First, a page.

Said, Crimes of Terror: The Legal and Political Implications of Federal Terrorism
Full text: 

Wadie E. Said's Crimes of Terror: The Legal and Political Implications of Federal Terrorism Prosecutions is long overdue for review. In his incisive guide through the stages of U.S. federal terrorism prosecutions, the author explores how the already-warped criminal justice system bends further to accommodate the state's insatiable need to hunt the terrorist bogeyman, at great expense to U.S. Muslim communities, and how this transformation does long-term damage to the integrity of the judiciary writ large (p. 48). Building on his extensive academic publications in the field and his experience as a federal defense attorney working on terrorism cases, Said lends a uniquely bird's-eye legal analysis to a subject which has already benefited from rich human rights and journalistic reporting such as Illusion of Justice: Human Rights Abuses in U.S. Terrorism Prosecutions (Human Rights Watch, 2014), Inventing Terrorists: The Lawfare of Preemptive Prosecutions (Project SALAM, 2014), and The Terror Factory: Inside the FBI's Manufactured War on Terrorism (Ig Publishing, 2013).

Said's central thesis in Crimes of Terror is that the post-9/11 move to a preventive policing model—designed to reduce risk to zero by predicting, preempting, and preventing “acts of terrorism” before they occur—has led to foreseeable abuse, particularly in a criminal justice system which is almost entirely premised on prosecutorial and judicial discretion (p. 19). To demonstrate this, Said covers a lot of ground, walking the reader through the phases of a federal terrorism prosecution in chronological order. The book opens by focusing on the pervasive surveillance of Muslim communities in the United States and critiquing the use of informants— both as intelligence-gathering operatives and as agents provocateurs who use their access to target young, vulnerable Muslims and incite them to action. Said then examines the origins and evolution of the “material support ban,” the government's go-to criminal statute in terrorism cases. The ban prohibits the provision of support—an ever-malleable concept defined by statute to include service, tangible or intangible property, expert advice or assistance, or oneself as personnel—to a virtually unalterable list of Foreign Terrorist Organizations (FTOs) designated by the U.S. State Department (p. 54). Before closing with a review of especially harsh sentencing and detention practices for individuals convicted in terrorism prosecutions, Said unpacks the evidence-gathering tools sanctioned for special use when the government raises the specter of terrorism, and the wide evidentiary deference granted by judges who preside over these cases (p. 95).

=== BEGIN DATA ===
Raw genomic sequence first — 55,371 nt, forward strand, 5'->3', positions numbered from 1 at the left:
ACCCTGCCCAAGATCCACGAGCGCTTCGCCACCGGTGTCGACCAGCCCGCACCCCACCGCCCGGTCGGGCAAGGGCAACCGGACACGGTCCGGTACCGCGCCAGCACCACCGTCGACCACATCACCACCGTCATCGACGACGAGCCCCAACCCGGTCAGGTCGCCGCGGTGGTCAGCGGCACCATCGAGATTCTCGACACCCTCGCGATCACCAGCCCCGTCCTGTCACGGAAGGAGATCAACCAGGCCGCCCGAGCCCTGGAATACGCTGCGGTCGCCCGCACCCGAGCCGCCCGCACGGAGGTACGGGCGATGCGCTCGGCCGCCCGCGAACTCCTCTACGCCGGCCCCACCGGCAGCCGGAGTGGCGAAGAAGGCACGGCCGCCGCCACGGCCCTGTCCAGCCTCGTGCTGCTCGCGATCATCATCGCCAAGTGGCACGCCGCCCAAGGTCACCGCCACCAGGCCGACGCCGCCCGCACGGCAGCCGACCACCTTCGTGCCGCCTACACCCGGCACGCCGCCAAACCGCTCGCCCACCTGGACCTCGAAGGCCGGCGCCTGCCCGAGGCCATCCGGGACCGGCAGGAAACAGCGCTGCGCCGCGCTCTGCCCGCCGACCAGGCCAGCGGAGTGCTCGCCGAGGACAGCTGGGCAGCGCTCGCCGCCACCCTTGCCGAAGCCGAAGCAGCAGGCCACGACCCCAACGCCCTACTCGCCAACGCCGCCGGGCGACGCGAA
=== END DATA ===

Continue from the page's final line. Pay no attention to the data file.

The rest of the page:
For the uninitiated reader, Said provides important context at each step and clear explication of the most fundamental concepts in this field. The government's theory of radicalization, the legal structure of the entrapment defense, the pliability of the Foreign Intelligence Surveillance Act, the role of an expert witness at trial, and a judge's authority in sentencing all feature prominently. These concepts are vibrantly illustrated through devastating case studies approached with the adeptness of a seasoned defender.

For example, Said explains the government's successful campaign to stretch the definition of material support to include the conferral of legitimacy and speech through the examination of two prosecutions. First, he analyzes the prosecution of five officers and directors of the Holy Land Foundation, a prominent U.S. Muslim organization which gathered and sent money to charities— called zakat committees—in the West Bank and Gaza. These five men, Shukri Abu-Baker, Mufid Abdulqader, Ghassan Elashi, Mohammad el-Mezain, and Abderahman Odeh, were ultimately convicted of violating the material support ban, not because they sent money to a State Department– designated FTO, in this case Hamas; instead, Said argues, the government succeeded in pushing a theory that donations to the zakat committees “enhanced Hamas's reputation and legitimacy in the eyes of the community” (p. 68). The men are now serving sentences between fifteen and sixty-five years in federal prison. Said describes the further expansion of material support to include protected speech through the 2012 prosecution of Tarek Mehanna, a young Muslim man from Massachusetts. Mehanna was convicted of providing material support to al-Qa‘ida by translating Arabic language material and posting it on a website which the government characterized as “for those sympathetic to al-Qa[‘ida].” While the government never alleged that Mehanna coordinated or corresponded with anyone representing al-Qa‘ida, Mehanna was convicted and sentenced to seventeen-and-a-half years in prison (p. 70).

These and other cases dissected in Crimes of Terror will be familiar to readers with a critical background in law and national security, who will find the book a helpful reference guide, with crucial citations to relevant authorities on the matter, including some of Said's academic work on the topic. For everyone else—the vast majority of readers who will come across this work—Said's is a vital contribution to an underappreciated area of law, accessibly crafted for an audience who will experience firsthand that nothing is immune from the nebulous, manipulative concept of terrorism—especially not the U.S. criminal justice system.

Author biography: 

Tarek Z. Ismail is the senior staff attorney at the Creating Law Enforcement Accountability and Responsibility (CLEAR) Project at CUNY School of Law. The project provides legal support to individuals and communities affected by U.S. national security policy. He will be joining the CUNY School of Law faculty as an associate professor of law in the fall of 2019.